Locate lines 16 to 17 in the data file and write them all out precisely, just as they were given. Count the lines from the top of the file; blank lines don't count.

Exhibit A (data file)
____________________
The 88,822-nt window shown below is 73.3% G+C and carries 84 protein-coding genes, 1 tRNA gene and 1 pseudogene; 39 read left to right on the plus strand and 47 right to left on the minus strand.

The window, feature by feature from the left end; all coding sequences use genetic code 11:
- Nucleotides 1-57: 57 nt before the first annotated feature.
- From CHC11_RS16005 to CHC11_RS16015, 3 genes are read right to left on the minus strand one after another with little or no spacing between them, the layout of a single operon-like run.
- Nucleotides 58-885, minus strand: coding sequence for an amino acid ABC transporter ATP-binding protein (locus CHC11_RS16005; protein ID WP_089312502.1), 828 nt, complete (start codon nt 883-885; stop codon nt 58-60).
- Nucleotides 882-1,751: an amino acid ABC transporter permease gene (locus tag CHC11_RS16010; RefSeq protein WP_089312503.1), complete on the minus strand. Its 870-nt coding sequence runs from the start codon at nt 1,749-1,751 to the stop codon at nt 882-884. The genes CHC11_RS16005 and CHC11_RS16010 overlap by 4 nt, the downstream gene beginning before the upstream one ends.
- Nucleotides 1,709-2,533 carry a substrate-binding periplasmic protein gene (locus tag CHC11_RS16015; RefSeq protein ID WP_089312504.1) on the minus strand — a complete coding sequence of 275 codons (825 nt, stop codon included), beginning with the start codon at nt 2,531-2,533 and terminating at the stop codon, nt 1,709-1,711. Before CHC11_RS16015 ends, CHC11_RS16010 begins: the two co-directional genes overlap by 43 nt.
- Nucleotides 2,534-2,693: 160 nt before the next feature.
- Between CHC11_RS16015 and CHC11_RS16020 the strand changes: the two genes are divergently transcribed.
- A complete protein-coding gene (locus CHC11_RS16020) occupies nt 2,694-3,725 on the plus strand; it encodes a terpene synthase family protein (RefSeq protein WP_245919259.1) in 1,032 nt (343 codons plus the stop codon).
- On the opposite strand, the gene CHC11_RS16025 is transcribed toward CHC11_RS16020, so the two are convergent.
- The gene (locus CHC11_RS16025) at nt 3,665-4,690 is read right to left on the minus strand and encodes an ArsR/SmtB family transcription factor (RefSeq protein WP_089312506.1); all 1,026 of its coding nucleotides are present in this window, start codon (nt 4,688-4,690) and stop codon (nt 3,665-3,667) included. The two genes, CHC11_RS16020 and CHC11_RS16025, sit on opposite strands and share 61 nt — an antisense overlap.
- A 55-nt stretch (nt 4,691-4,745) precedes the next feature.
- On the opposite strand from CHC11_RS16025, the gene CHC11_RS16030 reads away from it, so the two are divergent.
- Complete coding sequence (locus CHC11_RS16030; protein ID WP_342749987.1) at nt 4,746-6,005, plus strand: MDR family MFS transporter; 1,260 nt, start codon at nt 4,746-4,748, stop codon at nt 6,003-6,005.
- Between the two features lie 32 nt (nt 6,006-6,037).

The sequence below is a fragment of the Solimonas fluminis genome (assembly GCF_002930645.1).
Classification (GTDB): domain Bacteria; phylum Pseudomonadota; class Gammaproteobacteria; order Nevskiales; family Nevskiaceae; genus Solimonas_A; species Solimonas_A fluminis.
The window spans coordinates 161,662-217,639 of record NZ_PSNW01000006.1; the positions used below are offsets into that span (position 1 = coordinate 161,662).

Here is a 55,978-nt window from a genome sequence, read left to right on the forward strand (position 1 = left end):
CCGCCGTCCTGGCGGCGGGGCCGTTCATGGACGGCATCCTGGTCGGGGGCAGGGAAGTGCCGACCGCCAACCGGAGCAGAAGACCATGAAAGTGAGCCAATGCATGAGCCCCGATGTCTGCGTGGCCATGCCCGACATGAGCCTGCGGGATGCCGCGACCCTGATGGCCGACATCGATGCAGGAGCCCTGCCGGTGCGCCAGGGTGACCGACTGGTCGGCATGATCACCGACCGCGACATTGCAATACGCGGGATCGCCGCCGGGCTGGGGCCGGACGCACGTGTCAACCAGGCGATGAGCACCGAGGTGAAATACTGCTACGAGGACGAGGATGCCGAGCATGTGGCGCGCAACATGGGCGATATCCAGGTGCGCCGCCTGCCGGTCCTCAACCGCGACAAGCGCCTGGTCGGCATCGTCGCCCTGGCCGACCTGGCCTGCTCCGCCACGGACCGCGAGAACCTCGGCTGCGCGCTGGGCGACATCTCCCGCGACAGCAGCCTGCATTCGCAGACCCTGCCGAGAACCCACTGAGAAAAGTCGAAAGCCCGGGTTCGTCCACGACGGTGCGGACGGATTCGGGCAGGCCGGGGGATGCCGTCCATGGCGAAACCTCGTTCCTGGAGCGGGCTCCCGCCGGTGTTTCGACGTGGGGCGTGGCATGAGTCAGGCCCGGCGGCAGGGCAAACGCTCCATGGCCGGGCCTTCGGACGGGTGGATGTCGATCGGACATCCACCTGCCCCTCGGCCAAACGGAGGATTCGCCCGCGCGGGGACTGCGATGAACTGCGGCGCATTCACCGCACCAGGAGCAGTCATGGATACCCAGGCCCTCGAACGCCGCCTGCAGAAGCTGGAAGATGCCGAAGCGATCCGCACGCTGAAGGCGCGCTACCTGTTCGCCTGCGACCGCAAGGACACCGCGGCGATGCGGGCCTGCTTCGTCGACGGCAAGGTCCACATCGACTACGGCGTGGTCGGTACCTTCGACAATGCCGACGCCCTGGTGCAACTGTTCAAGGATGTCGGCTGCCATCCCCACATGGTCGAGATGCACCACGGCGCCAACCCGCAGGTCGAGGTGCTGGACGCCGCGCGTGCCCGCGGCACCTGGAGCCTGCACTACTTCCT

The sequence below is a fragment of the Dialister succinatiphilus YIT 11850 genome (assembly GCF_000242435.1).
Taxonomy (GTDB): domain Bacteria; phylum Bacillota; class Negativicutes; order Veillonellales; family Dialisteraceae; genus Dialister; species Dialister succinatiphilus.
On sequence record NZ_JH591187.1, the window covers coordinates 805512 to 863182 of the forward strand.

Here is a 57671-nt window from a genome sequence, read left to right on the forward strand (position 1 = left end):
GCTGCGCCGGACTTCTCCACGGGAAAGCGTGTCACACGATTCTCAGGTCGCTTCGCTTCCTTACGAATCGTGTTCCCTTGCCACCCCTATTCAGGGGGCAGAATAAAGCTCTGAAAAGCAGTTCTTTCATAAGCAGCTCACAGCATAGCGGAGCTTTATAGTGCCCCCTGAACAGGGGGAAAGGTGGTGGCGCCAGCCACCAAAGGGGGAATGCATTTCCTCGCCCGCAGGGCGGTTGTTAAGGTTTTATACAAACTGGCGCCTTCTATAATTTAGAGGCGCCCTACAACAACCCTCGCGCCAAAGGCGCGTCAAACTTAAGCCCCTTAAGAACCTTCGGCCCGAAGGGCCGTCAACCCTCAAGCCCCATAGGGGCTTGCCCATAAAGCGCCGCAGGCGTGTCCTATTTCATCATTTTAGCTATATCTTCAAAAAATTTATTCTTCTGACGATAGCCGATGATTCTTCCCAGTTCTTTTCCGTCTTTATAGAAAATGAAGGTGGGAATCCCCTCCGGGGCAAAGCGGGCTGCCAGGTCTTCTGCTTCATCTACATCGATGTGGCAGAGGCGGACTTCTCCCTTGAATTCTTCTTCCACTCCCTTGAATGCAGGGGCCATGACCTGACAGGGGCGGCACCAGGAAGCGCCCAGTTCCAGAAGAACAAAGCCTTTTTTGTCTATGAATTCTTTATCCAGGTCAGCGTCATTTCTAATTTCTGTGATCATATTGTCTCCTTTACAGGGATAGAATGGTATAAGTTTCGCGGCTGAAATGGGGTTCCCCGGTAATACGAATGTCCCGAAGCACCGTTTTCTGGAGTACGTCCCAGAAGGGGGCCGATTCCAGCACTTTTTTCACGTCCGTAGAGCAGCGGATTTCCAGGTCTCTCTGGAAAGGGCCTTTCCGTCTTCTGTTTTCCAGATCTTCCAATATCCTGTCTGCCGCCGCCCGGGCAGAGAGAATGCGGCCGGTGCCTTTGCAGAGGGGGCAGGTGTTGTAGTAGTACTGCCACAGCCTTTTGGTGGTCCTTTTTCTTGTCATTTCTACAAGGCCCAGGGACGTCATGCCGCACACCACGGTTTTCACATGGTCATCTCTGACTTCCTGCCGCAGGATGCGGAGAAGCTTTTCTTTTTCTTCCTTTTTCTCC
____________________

- Between the two features lie 32 nt (nt 6,006-6,037).

The sequence below is a fragment of the Solimonas fluminis genome (assembly GCF_002930645.1).